The sitter in this portrait, with his rounded chin, neat moustache, thin lips, aquiline nose, large lidded brown eyes, high set eyebrows and flowing long brown hair, appears to be the same man as both the violin player and the lute player in the Coombe paintings. If we are to accept them as depicting Lely himself then we must accept this as an early self portrait of the artist. The same man appears again in a number of Lely’s early paintings, most famously The Concert (The Courtauld Gallery, London), where he can be seen seated, centre-left of the composition playing a bass viol (also called a viola da gamba), looking over his shoulder to the female singer behind him. We know that Lely loved music and his musicians are all convincingly depicted, holding and playing their instruments correctly. The sitter’s physiognomy also closely relates to that in the artist’s self-portrait in coloured chalks that remained in the hands of Lely’s descendants until it was sold in these Rooms, on 6 July 2016, lot 216 (fig. 1).
Sir Oliver Millar commented of this picture that it belonged to that 'unexpectedly attractive phase of his [Lely’s] career before, not after, he had committed himself to becoming a successful and fashionable portrait painter in London. The works from this period are invariably delightful'.2 Be that as it may, Lely did rise to the challenge presented by English patronage and, filling the void left by the untimely death of Sir Anthony van Dyck, established himself as the foremost portraitist at the Restoration Court of King Charles II. Whilst his finest late works are rightly celebrated for their superlative baroque virtuosity, these much rarer early works have what the late Director of the Tate, Sir Norman Reid, described as a 'sombre but gracious realism' that is unsurpassed by any British seventeenth century artist.3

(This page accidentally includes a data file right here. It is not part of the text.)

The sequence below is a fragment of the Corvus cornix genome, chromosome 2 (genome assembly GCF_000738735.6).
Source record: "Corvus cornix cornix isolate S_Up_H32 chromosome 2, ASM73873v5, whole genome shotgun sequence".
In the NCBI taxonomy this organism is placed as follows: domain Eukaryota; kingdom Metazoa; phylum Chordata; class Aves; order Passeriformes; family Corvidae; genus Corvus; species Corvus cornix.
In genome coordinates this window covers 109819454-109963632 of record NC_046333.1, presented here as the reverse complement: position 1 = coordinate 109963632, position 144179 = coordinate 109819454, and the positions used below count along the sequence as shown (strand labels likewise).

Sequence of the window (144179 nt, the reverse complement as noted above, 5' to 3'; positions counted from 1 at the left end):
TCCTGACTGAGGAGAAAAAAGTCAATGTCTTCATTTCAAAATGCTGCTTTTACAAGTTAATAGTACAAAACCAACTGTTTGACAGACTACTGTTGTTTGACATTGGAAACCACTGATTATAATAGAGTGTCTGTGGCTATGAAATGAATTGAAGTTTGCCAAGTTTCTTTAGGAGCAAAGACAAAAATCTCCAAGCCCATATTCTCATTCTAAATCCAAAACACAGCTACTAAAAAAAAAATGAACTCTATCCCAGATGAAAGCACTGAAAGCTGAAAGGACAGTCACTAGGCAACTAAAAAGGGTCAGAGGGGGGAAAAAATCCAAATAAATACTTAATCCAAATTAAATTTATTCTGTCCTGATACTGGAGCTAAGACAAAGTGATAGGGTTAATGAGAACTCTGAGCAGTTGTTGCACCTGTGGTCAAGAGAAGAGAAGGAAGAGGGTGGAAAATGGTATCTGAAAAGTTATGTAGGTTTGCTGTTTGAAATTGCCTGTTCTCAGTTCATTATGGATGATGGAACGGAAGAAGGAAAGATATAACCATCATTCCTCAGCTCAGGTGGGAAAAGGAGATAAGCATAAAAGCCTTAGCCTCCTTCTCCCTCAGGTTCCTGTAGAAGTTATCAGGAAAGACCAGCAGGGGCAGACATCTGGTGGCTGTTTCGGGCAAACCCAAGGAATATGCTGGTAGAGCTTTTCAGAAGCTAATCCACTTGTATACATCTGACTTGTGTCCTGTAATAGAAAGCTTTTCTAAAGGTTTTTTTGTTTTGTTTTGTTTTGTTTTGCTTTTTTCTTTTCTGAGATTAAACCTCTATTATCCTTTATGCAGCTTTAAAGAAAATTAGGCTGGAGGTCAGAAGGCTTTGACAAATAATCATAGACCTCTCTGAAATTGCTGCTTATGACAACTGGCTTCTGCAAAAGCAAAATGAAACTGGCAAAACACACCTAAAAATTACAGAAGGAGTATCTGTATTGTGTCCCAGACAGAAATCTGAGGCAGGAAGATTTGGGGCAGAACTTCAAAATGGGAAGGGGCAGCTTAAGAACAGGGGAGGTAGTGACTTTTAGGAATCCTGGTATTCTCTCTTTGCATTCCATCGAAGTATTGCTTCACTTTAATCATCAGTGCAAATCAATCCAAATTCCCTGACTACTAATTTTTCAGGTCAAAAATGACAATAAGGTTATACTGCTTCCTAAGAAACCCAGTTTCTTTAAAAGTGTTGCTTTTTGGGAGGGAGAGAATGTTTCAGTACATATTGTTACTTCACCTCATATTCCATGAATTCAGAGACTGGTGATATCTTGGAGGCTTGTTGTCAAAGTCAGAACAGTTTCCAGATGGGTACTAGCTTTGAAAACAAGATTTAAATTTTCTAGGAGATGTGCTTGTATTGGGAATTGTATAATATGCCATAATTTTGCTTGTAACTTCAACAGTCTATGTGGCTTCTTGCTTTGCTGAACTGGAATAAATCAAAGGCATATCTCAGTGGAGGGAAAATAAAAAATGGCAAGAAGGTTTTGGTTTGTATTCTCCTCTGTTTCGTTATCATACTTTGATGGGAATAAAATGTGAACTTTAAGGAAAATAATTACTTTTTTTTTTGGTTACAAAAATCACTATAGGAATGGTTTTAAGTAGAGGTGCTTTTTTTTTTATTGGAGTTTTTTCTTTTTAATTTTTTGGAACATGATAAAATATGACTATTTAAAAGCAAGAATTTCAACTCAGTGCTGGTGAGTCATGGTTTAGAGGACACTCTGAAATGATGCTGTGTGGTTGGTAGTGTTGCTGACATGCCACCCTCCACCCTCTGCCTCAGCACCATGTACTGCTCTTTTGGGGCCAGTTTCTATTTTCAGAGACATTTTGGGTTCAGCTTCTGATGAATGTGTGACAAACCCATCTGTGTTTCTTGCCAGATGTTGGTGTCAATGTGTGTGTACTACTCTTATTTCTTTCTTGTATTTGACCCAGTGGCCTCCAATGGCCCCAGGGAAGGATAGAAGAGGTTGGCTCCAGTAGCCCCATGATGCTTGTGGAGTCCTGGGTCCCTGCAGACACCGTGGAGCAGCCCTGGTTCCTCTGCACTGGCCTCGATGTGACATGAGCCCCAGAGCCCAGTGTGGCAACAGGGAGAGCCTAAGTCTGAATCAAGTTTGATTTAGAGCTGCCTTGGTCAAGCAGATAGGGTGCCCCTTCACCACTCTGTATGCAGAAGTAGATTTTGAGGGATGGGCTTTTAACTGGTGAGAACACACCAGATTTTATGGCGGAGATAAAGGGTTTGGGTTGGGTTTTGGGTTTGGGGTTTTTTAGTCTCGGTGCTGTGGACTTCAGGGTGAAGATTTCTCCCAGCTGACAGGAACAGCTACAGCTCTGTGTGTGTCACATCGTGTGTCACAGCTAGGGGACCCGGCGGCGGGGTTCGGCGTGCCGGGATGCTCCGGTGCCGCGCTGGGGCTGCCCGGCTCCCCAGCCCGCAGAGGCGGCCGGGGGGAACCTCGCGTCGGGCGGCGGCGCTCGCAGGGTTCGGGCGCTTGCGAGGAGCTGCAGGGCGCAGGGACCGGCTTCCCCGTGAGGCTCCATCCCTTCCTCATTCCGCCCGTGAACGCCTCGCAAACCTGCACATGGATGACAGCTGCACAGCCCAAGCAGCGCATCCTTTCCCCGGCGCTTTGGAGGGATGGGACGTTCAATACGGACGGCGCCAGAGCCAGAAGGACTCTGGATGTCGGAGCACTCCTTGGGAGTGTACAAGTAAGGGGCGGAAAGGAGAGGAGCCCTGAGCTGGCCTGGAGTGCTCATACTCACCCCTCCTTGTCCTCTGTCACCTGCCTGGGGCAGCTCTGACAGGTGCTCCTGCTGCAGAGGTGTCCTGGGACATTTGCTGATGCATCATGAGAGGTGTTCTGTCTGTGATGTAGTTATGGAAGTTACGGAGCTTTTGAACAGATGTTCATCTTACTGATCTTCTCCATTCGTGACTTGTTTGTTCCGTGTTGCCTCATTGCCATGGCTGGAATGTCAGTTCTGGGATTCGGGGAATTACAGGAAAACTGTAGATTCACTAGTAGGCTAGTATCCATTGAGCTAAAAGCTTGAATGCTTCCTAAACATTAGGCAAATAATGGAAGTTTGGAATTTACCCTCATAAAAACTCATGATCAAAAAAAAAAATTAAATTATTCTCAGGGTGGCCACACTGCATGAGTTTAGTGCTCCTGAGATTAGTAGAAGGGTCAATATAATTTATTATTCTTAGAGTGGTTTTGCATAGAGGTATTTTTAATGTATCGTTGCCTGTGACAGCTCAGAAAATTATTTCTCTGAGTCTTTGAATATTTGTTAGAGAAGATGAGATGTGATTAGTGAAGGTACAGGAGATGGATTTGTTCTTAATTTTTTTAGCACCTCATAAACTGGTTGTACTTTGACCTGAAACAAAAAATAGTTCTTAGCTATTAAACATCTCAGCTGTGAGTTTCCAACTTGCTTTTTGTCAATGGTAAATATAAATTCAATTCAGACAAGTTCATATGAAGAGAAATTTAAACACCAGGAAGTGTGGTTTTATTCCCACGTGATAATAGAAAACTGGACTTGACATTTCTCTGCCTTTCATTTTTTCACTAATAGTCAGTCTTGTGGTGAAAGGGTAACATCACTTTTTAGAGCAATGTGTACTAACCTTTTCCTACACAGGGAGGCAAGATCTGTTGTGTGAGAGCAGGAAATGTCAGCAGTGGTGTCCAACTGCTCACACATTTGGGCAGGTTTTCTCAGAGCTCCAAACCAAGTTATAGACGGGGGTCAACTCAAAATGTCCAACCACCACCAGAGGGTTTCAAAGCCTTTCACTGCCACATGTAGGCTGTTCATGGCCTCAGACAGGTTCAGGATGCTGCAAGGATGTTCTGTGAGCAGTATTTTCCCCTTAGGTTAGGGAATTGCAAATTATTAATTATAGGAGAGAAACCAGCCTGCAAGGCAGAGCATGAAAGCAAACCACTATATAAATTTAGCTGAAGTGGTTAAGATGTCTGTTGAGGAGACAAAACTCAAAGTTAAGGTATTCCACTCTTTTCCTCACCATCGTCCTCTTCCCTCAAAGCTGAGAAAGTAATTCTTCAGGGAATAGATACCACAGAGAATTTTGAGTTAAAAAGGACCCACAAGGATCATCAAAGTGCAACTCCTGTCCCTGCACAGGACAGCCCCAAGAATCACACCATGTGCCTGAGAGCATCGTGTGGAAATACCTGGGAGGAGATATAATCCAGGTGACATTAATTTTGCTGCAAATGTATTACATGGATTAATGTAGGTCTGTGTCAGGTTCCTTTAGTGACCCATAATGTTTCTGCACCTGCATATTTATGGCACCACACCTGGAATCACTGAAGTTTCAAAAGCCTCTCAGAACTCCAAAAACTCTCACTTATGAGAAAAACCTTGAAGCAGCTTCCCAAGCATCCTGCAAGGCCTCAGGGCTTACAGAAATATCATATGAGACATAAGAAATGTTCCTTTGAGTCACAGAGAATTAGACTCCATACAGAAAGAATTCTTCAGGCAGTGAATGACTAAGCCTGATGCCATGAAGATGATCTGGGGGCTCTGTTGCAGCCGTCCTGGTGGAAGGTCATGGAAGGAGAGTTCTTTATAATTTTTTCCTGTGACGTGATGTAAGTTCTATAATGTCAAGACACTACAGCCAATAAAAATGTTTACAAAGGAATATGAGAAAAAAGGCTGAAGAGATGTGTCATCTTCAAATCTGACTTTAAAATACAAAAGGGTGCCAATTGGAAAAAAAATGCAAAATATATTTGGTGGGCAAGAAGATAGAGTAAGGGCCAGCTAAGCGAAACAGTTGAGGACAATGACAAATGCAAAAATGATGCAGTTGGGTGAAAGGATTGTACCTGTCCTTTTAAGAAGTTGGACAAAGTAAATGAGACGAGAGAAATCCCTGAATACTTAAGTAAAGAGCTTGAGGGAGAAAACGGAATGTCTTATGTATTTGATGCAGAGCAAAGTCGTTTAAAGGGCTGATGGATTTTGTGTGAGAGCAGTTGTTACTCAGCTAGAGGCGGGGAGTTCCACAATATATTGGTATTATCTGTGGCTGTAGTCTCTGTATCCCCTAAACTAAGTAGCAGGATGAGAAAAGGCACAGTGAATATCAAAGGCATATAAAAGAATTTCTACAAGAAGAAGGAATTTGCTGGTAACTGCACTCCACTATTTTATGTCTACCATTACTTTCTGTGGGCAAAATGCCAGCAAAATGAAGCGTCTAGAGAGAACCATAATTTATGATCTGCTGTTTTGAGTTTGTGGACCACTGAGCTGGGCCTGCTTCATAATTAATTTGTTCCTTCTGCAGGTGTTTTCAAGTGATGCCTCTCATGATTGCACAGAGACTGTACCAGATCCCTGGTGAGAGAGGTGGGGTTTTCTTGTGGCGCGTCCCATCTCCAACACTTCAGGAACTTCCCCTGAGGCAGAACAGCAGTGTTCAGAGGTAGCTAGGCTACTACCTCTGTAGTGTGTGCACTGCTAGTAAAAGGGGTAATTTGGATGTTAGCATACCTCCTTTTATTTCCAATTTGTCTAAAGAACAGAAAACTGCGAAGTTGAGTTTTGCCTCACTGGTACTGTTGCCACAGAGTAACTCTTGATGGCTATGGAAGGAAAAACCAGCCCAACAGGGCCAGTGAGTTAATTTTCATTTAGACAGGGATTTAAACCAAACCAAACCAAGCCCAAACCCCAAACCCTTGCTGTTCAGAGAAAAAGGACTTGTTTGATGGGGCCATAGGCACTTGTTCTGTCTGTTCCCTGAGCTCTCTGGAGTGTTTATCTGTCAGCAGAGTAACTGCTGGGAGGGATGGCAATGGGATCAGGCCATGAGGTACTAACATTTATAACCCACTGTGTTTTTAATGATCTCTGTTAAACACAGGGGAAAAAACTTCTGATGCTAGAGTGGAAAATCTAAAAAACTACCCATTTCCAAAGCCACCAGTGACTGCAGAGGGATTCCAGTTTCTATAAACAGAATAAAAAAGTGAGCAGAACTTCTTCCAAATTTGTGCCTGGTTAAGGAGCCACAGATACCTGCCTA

1 Coombe Abbey inventory, 1739 (Craven MS, cited by O. Millar, Sir Peter Lely 1618–80, exh. cat., National Portrait Gallery, London 1978, p. 41).
2 Private correspondence with the present owner, circa June 1995.
3 Sir Norman Reid to Lord Crawford, letter of 3 October 1966: Tate Archive, TG 4/2/1369/1.
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